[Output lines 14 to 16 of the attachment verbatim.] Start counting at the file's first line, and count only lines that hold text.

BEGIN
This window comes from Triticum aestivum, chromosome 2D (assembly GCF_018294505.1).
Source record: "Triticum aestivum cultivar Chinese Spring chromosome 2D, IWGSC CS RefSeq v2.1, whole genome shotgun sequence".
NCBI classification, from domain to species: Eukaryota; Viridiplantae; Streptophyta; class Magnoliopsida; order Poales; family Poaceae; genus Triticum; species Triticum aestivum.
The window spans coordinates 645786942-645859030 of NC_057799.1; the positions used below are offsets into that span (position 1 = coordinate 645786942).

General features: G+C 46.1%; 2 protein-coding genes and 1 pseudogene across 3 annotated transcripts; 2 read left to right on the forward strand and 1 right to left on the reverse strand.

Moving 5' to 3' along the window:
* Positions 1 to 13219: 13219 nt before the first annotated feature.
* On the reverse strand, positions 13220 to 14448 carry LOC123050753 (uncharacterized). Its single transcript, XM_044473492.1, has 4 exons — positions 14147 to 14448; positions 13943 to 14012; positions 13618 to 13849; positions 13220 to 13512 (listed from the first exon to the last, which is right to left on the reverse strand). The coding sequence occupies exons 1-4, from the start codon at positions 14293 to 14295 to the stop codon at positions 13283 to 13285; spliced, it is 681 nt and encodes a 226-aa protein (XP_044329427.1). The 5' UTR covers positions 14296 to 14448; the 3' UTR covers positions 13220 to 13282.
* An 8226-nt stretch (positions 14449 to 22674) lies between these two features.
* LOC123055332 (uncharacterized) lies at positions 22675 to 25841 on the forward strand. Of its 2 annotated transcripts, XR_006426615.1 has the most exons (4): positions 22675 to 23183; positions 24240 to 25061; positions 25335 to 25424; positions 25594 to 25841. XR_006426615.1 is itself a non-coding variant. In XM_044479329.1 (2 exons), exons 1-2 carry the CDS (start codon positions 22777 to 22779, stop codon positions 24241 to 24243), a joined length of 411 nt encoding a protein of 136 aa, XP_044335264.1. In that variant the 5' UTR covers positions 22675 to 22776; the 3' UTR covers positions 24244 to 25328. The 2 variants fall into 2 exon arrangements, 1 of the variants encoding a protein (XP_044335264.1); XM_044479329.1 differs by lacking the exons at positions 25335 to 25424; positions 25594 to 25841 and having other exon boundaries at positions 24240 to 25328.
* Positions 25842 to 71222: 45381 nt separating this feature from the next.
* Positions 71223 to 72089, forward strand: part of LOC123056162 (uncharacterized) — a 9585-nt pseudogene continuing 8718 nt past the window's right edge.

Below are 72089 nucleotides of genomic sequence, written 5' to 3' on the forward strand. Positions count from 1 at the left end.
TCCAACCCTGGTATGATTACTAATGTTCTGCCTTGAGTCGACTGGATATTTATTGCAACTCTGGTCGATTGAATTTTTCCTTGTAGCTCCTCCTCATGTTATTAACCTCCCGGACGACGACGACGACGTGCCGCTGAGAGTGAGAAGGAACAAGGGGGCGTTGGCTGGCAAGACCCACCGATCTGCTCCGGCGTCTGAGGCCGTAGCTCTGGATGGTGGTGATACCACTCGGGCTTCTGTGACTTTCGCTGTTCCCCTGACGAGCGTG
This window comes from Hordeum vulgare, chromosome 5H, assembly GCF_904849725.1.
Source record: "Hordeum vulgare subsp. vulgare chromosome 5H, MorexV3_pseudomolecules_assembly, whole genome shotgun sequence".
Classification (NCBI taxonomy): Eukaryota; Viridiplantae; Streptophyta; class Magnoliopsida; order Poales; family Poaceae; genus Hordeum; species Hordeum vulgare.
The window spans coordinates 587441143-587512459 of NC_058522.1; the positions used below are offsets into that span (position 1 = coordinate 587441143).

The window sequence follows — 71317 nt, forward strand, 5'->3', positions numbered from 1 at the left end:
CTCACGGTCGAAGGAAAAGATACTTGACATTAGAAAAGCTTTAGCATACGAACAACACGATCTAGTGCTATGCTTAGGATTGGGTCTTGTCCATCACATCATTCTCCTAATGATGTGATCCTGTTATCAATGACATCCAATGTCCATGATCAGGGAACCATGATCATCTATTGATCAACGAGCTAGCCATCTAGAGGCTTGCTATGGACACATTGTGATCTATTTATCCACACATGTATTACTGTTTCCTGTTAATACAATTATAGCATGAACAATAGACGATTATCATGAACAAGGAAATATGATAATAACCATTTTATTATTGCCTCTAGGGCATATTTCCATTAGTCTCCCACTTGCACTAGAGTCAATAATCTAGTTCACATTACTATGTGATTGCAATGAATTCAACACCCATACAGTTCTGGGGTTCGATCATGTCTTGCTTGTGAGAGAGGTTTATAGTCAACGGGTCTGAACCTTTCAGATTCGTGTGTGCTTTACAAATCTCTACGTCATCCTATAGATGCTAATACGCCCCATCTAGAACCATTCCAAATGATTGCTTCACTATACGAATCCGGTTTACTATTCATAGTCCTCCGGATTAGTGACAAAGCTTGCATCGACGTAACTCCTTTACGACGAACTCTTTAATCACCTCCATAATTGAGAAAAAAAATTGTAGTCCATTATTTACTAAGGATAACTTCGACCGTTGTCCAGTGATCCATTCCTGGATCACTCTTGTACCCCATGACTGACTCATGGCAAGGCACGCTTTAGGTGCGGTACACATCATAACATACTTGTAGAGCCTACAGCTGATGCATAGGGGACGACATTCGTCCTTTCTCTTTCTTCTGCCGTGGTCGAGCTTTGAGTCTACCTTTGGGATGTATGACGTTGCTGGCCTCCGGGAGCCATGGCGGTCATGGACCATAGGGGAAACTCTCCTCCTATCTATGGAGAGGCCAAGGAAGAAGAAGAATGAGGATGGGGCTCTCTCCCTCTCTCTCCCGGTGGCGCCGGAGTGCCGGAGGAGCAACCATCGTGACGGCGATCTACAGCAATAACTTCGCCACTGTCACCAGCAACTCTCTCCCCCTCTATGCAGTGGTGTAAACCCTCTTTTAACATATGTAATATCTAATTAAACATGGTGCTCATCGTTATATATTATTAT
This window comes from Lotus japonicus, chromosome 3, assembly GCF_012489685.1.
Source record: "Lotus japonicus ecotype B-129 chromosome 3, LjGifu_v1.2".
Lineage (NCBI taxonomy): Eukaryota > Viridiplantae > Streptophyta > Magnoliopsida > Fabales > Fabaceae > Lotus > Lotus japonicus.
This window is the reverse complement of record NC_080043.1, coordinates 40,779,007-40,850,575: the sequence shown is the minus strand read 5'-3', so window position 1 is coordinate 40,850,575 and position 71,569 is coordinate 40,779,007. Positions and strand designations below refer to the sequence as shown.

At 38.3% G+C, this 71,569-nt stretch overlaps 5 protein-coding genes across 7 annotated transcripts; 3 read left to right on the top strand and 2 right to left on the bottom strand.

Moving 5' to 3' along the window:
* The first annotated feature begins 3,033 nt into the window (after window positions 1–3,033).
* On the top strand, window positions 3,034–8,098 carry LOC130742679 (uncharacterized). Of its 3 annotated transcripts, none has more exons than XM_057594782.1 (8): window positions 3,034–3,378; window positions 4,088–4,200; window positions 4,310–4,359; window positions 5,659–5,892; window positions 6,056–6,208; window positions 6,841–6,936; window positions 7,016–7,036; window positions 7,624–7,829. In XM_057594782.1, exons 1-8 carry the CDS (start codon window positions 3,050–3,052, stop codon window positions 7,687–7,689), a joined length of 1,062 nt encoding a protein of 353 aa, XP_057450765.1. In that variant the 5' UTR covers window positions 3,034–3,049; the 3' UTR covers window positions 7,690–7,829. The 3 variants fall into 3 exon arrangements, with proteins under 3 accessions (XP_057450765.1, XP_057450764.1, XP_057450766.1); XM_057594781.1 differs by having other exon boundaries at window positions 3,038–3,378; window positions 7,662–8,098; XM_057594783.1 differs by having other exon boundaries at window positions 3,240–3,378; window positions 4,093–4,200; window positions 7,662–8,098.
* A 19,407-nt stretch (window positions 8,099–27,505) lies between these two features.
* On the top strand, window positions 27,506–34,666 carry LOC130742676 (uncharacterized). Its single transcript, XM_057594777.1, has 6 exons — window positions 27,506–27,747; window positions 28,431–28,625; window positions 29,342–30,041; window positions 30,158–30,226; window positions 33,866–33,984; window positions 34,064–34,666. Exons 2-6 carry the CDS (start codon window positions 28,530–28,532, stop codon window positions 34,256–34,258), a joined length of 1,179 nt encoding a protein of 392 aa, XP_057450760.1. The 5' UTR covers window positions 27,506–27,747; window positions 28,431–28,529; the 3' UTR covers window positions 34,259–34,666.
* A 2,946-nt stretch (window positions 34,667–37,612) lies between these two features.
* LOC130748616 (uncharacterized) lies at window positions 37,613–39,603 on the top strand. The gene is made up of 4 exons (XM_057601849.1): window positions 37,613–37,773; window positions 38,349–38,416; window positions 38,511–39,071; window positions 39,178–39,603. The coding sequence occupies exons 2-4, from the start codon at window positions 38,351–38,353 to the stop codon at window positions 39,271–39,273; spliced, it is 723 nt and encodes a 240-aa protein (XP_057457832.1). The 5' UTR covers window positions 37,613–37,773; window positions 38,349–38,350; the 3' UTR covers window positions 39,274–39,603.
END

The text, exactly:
TCCAACCCTGGTATGATTACTAATGTTCTGCCTTGAGTCGACTGGATATTTATTGCAACTCTGGTCGATTGAATTTTTCCTTGTAGCTCCTCCTCATGTTATTAACCTCCCGGACGACGACGACGACGTGCCGCTGAGAGTGAGAAGGAACAAGGGGGCGTTGGCTGGCAAGACCCACCGATCTGCTCCGGCGTCTGAGGCCGTAGCTCTGGATGGTGGTGATACCACTCGGGCTTCTGTGACTTTCGCTGTTCCCCTGACGAGCGTG
This window comes from Hordeum vulgare, chromosome 5H, assembly GCF_904849725.1.
Source record: "Hordeum vulgare subsp. vulgare chromosome 5H, MorexV3_pseudomolecules_assembly, whole genome shotgun sequence".